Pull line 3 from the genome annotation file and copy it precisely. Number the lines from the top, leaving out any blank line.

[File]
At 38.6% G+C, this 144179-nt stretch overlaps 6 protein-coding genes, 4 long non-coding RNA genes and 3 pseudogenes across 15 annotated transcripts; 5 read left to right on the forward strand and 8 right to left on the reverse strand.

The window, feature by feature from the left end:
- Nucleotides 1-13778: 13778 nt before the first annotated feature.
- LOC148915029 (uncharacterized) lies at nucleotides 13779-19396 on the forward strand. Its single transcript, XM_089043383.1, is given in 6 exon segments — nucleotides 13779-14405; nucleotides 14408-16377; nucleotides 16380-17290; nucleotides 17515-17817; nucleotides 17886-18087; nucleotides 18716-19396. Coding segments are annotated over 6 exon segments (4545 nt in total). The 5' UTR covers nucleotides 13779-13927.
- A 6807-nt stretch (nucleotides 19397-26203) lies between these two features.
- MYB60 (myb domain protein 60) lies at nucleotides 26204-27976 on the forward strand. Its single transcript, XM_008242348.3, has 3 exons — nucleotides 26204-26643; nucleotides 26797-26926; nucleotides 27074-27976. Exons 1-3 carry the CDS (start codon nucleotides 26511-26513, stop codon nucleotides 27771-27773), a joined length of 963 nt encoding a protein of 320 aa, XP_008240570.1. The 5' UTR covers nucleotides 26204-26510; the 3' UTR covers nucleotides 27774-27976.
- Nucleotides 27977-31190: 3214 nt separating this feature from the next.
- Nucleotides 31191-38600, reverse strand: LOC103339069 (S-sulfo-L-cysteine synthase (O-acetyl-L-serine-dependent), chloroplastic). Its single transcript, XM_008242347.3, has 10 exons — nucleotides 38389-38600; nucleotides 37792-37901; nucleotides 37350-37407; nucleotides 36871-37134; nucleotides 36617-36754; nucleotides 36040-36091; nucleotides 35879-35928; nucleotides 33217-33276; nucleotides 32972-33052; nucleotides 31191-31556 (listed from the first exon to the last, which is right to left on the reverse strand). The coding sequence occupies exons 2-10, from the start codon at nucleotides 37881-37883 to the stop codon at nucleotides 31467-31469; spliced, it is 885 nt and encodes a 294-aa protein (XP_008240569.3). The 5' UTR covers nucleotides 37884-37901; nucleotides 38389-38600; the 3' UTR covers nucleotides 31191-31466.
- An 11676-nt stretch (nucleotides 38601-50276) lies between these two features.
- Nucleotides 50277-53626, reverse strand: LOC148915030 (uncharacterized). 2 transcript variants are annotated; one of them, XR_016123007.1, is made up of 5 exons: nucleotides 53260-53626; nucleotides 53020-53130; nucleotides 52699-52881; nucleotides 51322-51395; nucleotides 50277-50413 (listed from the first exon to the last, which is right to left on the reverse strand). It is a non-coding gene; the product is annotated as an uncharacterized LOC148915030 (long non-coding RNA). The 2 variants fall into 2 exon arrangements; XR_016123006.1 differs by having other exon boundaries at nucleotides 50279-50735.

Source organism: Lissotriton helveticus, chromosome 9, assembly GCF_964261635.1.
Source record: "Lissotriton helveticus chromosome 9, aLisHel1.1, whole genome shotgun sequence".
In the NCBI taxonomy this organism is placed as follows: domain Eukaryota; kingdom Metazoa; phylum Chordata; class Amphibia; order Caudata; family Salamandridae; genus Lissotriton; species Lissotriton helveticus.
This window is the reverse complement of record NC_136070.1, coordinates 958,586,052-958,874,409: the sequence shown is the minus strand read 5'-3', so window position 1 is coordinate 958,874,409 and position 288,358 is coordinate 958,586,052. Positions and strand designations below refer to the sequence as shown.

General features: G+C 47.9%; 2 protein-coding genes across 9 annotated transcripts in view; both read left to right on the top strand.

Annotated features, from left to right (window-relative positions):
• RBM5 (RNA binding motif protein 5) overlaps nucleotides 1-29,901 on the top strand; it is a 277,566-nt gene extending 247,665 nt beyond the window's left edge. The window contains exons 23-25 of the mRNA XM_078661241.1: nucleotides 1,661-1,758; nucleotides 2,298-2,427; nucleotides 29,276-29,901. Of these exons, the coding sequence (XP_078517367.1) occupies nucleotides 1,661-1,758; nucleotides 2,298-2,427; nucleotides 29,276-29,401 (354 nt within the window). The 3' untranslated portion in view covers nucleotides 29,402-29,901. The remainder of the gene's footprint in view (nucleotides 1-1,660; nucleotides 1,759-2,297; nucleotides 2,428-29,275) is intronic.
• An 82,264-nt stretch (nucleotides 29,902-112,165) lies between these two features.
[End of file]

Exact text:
- Nucleotides 1-13778: 13778 nt before the first annotated feature.